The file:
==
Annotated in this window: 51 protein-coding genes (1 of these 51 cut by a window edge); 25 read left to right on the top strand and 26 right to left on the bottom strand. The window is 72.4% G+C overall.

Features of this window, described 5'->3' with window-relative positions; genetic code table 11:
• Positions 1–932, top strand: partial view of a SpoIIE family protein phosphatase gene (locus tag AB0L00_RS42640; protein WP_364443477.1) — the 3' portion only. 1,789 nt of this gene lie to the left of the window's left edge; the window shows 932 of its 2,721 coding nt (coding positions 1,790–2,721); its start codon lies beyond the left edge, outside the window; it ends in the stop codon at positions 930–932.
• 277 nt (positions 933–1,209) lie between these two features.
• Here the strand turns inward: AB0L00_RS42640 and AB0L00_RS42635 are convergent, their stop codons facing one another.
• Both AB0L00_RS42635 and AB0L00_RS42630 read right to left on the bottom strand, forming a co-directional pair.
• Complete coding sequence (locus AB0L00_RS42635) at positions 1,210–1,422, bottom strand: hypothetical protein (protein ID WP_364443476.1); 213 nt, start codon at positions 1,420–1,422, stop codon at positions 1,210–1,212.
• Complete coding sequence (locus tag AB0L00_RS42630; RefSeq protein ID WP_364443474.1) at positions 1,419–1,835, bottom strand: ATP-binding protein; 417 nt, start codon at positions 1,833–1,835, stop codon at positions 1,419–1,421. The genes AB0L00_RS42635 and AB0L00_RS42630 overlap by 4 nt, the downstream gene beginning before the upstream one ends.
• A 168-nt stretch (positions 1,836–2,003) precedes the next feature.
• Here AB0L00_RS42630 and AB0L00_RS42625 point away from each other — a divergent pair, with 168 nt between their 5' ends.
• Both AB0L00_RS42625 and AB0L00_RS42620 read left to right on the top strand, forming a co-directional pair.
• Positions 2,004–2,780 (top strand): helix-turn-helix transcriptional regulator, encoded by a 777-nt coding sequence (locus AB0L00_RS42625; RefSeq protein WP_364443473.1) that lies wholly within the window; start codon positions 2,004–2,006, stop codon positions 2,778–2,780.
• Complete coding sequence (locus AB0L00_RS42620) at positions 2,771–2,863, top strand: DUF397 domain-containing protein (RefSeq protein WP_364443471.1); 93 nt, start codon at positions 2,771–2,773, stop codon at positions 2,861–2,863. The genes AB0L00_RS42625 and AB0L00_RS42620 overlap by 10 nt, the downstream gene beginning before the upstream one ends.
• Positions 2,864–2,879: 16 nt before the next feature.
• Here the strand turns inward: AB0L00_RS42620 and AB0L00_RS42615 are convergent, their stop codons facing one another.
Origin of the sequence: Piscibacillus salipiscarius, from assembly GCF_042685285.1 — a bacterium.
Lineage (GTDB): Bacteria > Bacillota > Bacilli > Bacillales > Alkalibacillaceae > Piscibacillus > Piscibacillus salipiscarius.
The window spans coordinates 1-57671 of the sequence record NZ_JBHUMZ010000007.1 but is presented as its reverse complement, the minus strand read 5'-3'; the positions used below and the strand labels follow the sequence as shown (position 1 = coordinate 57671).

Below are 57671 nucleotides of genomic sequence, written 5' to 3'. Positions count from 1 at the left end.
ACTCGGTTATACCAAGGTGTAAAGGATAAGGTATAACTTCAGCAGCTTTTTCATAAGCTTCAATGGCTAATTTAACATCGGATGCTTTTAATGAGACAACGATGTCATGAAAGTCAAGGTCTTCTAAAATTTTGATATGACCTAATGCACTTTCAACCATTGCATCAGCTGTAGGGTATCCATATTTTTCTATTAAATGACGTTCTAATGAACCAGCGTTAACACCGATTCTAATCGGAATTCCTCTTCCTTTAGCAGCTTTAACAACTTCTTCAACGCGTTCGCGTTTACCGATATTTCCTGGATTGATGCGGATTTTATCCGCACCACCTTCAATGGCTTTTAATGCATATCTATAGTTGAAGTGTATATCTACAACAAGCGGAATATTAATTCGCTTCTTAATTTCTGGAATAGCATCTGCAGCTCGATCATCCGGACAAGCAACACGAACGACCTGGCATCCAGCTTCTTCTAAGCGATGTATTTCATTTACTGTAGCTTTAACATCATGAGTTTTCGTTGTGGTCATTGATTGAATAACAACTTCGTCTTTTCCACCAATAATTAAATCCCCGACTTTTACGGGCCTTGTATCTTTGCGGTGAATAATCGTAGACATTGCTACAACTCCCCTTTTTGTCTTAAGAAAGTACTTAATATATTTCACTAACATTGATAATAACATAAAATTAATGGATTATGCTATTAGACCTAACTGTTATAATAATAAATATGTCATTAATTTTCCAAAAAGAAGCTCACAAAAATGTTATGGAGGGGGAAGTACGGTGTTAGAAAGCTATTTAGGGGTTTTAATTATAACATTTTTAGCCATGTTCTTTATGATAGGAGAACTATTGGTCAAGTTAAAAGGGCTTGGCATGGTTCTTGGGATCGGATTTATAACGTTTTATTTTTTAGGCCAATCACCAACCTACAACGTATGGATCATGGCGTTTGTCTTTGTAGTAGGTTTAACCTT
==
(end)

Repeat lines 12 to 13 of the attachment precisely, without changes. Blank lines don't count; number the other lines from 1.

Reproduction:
• Positions 2,004–2,780 (top strand): helix-turn-helix transcriptional regulator, encoded by a 777-nt coding sequence (locus AB0L00_RS42625; RefSeq protein WP_364443473.1) that lies wholly within the window; start codon positions 2,004–2,006, stop codon positions 2,778–2,780.
• Complete coding sequence (locus AB0L00_RS42620) at positions 2,771–2,863, top strand: DUF397 domain-containing protein (RefSeq protein WP_364443471.1); 93 nt, start codon at positions 2,771–2,773, stop codon at positions 2,861–2,863. The genes AB0L00_RS42625 and AB0L00_RS42620 overlap by 10 nt, the downstream gene beginning before the upstream one ends.